Friday, June 24, 2011


We've always found it curious that then-Gubernatorial Candidate, now Governor Tom Corbett charged Mike Veon with a crime for allegedly bartering a contract with Delta Development, Inc., in exchange for a job for his brother, yet no one at Delta Development was charged in connection with this alleged crime. (Tribune Review 3/27/09)

Now we know why: Delta Development is partially owned by the son-in-law of powerful Corbett crony LeRoy S. Zimmerman, Anthony Seitz. (Inquirer 6/19/11)

The same LeRoy Zimmerman that Corbett pretended he would investigate, after six years of complaints, only after he was embarrassed by a front-page story in the Philadelphia Inquirer a month before the election.

The same LeRoy Zimmerman whom Campaigns and Elections named as one of the Top Republican Influencers in Pennsylvania.The same Leroy Zimmerman whom PoliticsPA described as "a power broker in Central Pennsylvania" who "contributes heavily to state and national Republicans."

The same LeRoy Zimmerman who paid his son-in-law's firm $290,000 (so far) in non-profit Hershey Trust funds to develop a revitalization plan for Hershey. (Inquirer 6/19/11)

What's that you say? Why is it a crime for Veon to use non-profit funds to engage a firm that employs his brother, but not for Zimmerman to use non-profit funds to engage a firm partially owned by his son-in-law?

We are at a loss, dear readers. What could possibly explain this blatant double standard?

Tuesday, June 14, 2011


The headline: "DeWeese Wants Bonusgate Trial Moved Out of Harrisburg."

The only problem is, DeWeese isn't charged in "Bonusgate," and won't be having a "Bonusgate" trial at all - neither in Dauphin County nor Greene County.

By using the lazy and simplistic appellation "Bonusgate" to refer to a whole subset of criminal cases, the Harrisburg Stenographers Corps not only paints a grossly inaccurate portrait of political corruption in Pennsylvania, but also actively aids and abets Tom Corbett in a massive ongoing campaign of mendacity.

The idiotic term "Bonusgate" was coined in response to allegations that all four legislative caucuses in the General Assembly may have paid taxpayer-funded bonuses to staff in return for work on political campaigns. Under the original definition, only a single (Democratic) lawmaker and several (Democratic) staffers have been charged in "Bonusgate." And only a single person, lawmaker or staff, has been convicted by a jury of "Bonusgate" crimes.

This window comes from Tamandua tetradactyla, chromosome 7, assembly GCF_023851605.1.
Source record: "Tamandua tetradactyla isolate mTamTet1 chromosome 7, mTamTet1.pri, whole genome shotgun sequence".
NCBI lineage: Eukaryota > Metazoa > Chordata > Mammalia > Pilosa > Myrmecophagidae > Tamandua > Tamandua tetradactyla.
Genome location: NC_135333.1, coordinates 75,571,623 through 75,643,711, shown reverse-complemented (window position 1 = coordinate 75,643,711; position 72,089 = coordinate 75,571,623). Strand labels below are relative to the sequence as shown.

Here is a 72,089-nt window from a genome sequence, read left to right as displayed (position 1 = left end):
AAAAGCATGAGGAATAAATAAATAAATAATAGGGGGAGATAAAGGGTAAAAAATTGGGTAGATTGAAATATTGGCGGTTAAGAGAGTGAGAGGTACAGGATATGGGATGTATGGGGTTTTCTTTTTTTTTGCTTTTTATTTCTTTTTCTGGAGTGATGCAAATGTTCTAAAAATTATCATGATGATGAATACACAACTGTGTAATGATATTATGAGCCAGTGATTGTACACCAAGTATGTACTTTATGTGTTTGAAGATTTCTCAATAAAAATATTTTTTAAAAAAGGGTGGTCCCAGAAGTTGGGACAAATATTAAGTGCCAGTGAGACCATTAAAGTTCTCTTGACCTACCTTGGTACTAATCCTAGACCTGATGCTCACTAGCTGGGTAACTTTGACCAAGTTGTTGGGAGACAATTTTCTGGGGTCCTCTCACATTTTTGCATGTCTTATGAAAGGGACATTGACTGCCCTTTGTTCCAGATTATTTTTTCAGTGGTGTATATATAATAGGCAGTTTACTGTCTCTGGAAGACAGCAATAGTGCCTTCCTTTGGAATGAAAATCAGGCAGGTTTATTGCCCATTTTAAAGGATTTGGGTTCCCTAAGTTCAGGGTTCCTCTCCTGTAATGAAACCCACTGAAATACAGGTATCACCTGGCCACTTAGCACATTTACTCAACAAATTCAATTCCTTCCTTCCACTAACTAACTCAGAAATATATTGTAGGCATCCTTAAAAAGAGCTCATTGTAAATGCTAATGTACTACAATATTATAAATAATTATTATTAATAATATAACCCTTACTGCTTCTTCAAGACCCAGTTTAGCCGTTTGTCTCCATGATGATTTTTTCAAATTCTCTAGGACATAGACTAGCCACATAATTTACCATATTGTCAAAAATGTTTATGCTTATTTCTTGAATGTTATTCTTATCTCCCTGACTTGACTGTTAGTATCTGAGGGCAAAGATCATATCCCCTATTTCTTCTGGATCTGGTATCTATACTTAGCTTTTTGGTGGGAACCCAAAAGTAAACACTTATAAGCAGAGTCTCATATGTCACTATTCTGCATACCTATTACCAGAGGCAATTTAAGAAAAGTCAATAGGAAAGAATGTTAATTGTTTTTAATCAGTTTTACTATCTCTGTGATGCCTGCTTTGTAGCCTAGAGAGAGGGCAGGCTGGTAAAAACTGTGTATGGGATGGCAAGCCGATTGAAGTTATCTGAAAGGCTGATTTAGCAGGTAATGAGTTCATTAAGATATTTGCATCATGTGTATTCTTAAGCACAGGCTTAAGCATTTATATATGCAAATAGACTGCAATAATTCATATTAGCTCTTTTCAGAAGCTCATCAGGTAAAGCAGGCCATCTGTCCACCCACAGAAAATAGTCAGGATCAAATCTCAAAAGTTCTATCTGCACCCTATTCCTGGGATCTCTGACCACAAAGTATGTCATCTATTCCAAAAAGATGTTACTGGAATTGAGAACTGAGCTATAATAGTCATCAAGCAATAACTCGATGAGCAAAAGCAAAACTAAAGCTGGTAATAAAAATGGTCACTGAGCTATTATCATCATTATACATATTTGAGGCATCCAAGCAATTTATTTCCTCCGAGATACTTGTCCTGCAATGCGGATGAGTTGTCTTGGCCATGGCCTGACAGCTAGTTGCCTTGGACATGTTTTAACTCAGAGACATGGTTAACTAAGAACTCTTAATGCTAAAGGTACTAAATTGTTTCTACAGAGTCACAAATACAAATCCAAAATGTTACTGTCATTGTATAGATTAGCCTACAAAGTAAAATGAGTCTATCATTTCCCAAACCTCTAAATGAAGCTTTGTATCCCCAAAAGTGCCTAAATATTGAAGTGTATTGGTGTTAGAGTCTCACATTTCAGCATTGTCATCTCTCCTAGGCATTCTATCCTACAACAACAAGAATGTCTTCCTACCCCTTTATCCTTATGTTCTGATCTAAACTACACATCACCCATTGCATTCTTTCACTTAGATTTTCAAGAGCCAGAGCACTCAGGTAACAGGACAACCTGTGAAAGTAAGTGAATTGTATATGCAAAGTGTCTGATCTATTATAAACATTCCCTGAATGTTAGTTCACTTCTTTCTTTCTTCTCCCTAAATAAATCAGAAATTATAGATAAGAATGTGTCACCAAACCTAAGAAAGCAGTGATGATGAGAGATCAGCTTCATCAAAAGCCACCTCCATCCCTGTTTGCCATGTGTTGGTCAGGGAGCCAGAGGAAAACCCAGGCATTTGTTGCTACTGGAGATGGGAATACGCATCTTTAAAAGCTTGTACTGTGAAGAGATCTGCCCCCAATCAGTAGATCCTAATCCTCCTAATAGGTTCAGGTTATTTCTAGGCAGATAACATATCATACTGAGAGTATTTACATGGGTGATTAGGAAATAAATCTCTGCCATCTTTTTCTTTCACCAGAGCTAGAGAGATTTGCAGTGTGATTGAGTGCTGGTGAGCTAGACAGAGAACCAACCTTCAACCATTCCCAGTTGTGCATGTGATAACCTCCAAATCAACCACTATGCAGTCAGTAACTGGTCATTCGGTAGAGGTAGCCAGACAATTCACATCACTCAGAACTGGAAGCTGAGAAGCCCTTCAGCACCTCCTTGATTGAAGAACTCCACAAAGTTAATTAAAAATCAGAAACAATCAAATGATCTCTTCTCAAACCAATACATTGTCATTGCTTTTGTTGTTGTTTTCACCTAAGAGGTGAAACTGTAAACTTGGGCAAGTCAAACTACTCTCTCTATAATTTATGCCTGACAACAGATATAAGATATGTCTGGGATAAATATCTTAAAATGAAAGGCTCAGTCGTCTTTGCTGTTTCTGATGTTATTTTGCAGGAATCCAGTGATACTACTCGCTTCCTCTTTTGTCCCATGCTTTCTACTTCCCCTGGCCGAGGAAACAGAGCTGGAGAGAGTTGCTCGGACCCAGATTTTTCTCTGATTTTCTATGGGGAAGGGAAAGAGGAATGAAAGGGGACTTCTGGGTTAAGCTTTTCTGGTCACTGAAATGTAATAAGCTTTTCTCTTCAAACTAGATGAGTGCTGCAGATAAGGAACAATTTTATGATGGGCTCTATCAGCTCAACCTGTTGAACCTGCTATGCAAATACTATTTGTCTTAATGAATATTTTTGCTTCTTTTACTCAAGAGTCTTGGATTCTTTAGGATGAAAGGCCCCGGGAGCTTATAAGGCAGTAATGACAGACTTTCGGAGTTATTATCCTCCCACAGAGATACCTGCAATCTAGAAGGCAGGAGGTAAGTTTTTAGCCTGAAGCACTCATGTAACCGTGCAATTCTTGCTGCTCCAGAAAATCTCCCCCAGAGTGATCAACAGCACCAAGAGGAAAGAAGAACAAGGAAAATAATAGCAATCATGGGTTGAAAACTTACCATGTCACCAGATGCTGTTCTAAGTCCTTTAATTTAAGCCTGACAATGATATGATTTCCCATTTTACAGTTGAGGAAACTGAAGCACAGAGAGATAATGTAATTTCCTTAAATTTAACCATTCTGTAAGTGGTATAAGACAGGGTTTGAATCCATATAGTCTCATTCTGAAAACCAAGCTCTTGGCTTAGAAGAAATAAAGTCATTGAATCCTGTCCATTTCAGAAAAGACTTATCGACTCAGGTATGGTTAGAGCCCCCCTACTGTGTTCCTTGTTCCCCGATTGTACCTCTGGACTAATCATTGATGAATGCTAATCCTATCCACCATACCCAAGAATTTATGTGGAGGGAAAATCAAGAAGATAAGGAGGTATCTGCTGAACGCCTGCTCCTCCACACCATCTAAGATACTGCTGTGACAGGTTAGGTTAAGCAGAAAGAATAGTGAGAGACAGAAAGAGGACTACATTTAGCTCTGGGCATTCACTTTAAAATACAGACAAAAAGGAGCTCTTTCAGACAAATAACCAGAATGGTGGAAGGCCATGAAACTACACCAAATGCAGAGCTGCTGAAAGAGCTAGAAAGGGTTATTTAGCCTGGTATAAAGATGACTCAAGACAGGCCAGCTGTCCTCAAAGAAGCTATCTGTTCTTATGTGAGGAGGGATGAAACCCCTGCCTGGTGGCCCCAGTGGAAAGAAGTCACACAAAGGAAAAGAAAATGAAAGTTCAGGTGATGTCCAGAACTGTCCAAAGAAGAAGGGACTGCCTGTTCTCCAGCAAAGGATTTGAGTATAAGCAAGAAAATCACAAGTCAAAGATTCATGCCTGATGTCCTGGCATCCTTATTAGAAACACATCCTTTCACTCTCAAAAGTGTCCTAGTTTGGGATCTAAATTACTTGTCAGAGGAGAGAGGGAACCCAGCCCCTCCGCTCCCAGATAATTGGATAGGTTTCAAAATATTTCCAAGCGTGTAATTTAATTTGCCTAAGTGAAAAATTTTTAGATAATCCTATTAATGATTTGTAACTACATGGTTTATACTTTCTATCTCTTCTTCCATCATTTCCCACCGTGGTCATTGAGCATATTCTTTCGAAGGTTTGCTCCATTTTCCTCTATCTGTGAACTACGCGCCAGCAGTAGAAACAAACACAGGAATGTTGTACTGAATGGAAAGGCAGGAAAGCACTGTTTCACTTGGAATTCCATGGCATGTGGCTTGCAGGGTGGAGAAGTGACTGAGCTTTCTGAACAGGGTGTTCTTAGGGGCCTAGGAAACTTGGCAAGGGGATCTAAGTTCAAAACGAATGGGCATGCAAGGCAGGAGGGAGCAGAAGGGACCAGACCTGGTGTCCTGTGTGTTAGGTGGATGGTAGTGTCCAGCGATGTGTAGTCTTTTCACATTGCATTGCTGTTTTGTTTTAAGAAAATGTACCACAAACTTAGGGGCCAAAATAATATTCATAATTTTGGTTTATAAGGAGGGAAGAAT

Tom Corbett, of course, is all to happy to have these facts obscured. Every time a sycophantic journalist refers to Bill DeWeese's alleged crimes as "Bonusgate," Corbett becomes more and more insulated from questions about the arrangement that kept Bill "U R welcome" DeWeese from being charged in the actual "Bonusgate" case. Or why he never filed a single charge against Senate Republicans, who awarded the largest bonuses, to staffers who were most active on political campaigns.

Apparently, it even helps him create the impression that Sen. Jane Orie is charged in "Bonusgate," even though he pointedly refused to investigate complaints about alleged illegal campaign activities in her office, (and then lied about it). The Philadelphia Daily News (after some initial confusion) now insists that Corbett charged 26 people in "Bonusgate." Only by counting Jane Orie could the News arrive at such a number, as Corbett has charged only 25 people in his legislative corruption investigation, "Bonusgate" or otherwise.

Of course, John Perzel and company aren't charged in "Bonusgate," either, though they might have been if there hadn't been a larger alleged diversion of taxpayer funds for political purposes for Corbett to exploit.

But DeWeese wasn't charged with such large-scale diversion of public resources for political activity as the $9.3 million House Republicans paid GRC & Associates, or the nearly $1 million in "labor and benefits" from the House Republican Information Technology Department, or the $6.2 million in payments to Aristotle International, Inc., or the $3.8 million paid to Constituents Direct LLC, or $400,000 to Weiss Marketing Group, or $100,000 in politically-motivated junkets.

(If you add all this together, along with "miscellaneous uses of public resources for campaign work" and the salaries and benefits of the Office of District Operations - "a taxpayer-funded, wholly owned campaign subsidiary of the House Republican Campaign Comittee" - using journalism math, somehow it comes to a little more than $10 million.)

DeWeese, on the other hand, is charged with the relatively commonplace transgressions of directing his district office staff to perform political work on state time, using state resources, and employing a full-time political operative on his legislative staff. As we have mentioned before, Corbett could've chosen the name of any pre-2007 legislator out of a hat, subpoenaed records and questioned staff under oath, and had a better-than-average chance of discovering similarly questionable campaign activity.

Despite ample evidence of his involvement, (and he admits he can't speak honestly about it without incriminating himself), DeWeese was not charged with awarding bonuses for political work, or the other caucus-wide activities at the heart of the case. But the relatively minor nature of DeWeese's charges is obscured by the use of the term "Bonusgate," and no one to date has even asked what his negotiations to incriminate others entailed.

Keep up the good work on behalf of Corbett's campaign, scribblers. Perhaps you, too, will be rewarded with a six-figure taxpayer-funded job!